This painting by artist and amateur astronomer Gustav Hahn depicts the meteor procession of Feb. 9, 1923 as observed in High Park, Toronto. Hahn estimated that the fireballs passed about halfway between Rigel and the Belt of Orion.
It may be the ultimate cosmic cold case, but the 100-year-old mystery of a huge group of fireballs flying in formation through Earth's atmosphere is finally a bit closer to being solved, scientists say.
By sifting through the archival records from the meteor procession that took place on Feb. 9, 1913, sleuthing stargazers pieced together the surprisingly large path of the rare astronomical event.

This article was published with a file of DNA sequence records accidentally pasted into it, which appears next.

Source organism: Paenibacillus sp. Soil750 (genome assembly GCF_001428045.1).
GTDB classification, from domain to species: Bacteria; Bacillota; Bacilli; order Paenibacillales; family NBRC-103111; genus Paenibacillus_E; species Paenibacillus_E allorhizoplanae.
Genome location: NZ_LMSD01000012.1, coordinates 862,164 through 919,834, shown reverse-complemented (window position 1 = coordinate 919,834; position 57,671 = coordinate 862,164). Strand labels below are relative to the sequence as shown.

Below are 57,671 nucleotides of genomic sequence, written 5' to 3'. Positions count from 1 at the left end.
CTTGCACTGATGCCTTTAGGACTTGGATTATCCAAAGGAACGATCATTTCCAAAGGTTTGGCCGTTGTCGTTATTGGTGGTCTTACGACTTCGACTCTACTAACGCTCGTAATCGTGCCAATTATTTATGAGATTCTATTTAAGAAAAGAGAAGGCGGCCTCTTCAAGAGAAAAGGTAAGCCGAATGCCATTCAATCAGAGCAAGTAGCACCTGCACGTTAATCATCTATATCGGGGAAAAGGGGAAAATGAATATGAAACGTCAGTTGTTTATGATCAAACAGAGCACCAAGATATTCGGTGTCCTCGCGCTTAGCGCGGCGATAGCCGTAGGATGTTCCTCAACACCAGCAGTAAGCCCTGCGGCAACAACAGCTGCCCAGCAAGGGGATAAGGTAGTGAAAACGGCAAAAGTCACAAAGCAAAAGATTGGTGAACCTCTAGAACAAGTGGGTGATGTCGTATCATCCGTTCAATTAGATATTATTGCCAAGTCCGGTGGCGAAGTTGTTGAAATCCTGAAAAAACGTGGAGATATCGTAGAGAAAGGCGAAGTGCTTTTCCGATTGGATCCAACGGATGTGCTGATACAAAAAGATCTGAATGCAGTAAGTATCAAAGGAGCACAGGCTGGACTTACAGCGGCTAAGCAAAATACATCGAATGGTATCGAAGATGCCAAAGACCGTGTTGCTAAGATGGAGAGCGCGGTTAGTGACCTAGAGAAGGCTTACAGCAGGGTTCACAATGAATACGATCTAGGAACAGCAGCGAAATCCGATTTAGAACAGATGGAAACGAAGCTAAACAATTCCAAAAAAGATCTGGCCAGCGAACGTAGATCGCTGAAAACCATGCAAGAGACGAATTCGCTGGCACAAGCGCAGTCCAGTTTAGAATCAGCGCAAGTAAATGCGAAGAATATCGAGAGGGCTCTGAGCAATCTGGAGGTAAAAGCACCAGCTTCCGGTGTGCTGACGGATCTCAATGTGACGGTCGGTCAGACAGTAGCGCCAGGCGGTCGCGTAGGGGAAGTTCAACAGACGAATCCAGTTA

From Canada to Brazil, observers watched as hundreds of meteors streaked across the sky, but this wasn't any ordinary annual meteor shower. Because these meteors were traveling nearly parallel to the surface of the Earth, each piece of space dust and rock stayed visible for about a minute as each burned up in Earth's atmosphere. The procession lasted for several minutes.
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